"A child's learning is the function more of the characteristics of his classmates than those of the teacher." James Coleman, 1972

Thursday, August 17, 2006

The Bloomberg-Klein Business Model of Ed Leadership

The emulation of business efficiency models in education is nothing new--it goes back to the beginning of the 20th Century and the first generation of administrative social engineers that included Stanford's Elwood Cubberley and Lewis Terman. Those racist efficiency zealots were the first to look to tests, the IQ variety, as the preferred "scientific" tool for their generation's WASPy war on the weak and the poor and the brown.

For these present-day "education experts" like Bloomberg and Klein, the lessons from that Nazi-inspiring era of enthused raceology and eugenical exuberance are likely to remain neglected mysteries, since these present day anti-scholars view educational history as something that might get in the way of their own contrived corporationist worldviews that are grafted on to education. An examination, too, of their own use of tests to maintain class and race divisions would likely threaten the cozy blindness that allows their own abuses against children to continue without any signs of conscience or concern or caring.

The Times today has a piece on the latest attempt by the edu-entrepeneurs to turn educational leadership into business management in the City schools. One thing is for sure: at the rate that experienced principals are fleeing the schools, the new leadership academy will be running overtime to fill those slots. Of course, this outcome is most likely a part of the Bloomberg-Klein plan--to seed the schools with their own trainees who share their blindness and lack of compunction when it comes to treating children like commodities or manufactured components. Here is a clip:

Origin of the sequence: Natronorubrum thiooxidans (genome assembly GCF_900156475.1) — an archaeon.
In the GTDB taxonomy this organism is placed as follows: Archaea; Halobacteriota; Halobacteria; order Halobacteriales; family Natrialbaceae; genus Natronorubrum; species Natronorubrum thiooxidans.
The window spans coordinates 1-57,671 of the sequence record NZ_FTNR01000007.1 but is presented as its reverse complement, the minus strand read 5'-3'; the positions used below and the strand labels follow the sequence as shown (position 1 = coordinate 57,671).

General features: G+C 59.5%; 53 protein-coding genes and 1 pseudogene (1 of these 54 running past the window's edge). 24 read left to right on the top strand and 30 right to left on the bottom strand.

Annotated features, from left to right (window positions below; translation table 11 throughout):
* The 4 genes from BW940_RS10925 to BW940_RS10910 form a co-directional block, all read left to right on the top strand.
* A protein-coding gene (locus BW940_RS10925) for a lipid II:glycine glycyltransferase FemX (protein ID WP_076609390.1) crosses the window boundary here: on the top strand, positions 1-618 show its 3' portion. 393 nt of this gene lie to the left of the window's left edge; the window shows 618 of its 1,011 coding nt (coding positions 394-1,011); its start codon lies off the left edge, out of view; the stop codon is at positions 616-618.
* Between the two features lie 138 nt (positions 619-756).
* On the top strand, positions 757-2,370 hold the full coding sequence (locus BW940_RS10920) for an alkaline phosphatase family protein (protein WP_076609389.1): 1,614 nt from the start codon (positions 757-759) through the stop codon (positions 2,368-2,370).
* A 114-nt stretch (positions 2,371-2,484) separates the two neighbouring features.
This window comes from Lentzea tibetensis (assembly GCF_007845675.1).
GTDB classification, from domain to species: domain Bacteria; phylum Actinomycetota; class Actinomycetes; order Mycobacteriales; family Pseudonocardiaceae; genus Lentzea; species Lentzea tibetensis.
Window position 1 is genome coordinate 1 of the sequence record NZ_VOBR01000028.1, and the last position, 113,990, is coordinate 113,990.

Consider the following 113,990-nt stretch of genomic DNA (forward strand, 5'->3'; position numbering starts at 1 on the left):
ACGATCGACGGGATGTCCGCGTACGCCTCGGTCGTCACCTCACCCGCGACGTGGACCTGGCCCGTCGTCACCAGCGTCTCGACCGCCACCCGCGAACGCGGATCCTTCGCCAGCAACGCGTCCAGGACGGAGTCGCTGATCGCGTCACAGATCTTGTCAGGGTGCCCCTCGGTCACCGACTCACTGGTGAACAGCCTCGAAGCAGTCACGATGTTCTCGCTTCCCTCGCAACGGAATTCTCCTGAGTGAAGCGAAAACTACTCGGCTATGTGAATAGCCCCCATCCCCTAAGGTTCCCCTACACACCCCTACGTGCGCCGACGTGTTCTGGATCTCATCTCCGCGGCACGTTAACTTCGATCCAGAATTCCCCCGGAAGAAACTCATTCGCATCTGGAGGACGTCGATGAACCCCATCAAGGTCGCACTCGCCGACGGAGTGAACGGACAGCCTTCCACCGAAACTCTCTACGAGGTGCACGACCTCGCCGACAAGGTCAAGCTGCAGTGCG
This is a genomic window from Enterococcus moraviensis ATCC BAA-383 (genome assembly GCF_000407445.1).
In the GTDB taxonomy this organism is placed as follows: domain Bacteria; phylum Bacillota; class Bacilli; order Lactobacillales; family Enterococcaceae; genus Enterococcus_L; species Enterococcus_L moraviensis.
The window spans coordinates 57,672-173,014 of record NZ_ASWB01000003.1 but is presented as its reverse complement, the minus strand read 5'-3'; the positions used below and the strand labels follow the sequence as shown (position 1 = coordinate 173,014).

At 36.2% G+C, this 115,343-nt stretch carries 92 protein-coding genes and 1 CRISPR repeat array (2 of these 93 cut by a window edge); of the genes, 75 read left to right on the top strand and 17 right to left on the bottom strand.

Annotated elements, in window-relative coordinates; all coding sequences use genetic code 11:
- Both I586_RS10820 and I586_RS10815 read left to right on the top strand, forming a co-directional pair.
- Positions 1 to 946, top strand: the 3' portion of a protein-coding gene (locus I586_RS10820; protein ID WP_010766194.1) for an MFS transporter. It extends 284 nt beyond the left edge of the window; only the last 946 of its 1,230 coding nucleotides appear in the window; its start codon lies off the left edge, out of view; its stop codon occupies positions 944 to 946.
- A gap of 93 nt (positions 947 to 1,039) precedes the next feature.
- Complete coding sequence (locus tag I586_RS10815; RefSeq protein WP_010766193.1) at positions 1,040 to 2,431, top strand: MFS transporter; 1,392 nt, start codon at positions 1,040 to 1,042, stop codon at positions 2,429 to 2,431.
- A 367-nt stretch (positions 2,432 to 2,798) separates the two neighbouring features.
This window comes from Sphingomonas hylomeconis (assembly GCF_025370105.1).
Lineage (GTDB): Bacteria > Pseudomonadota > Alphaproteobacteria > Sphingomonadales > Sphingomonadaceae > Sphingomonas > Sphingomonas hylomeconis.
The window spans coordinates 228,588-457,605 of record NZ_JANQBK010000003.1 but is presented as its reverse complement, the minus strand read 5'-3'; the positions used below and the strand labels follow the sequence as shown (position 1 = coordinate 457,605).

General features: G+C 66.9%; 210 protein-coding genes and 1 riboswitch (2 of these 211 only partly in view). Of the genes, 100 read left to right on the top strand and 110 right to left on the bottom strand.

The upheaval in New York’s corps of 1,451 principals — more than half have resigned or retired in five years — cannot be laid entirely to Mr. Klein and his approach. Higher salaries in the suburbs, periodic buyout offers and protracted periods without a new contract have all contributed to the current situation.

The method of filling those vacancies, however, has been markedly altered under Mr. Klein. As chancellor, he jettisoned the so-called Distinguished Faculty program, which used veteran or newly retired principals to nurture newly appointed ones. The Distinguished Faculty program, which reached 500 principals for a total cost of $1.5 million, was replaced by the $70-million Leadership Academy, which drew much of its curriculum from corporate management training. The academy’s first leader, Robert E. Knowling Jr., had most recently demonstrated his leadership skills as chief executive officer of the telecommunications company Covad, which he left $1.4 billion in debt and on the verge of bankruptcy while he received a $1.5 million severance package.

The controversy over the academy has outlasted Mr. Knowling, who resigned in April 2005. In its first three years, the academy has produced 162 principals from 275 enrollees. A former Department of Education official, Barbara Bartholomew, wrote recently in Educational Leadership magazine that the academy was part of a misguided policy of “disbanding an operable system that required thoughtful reform, not dissolution.”

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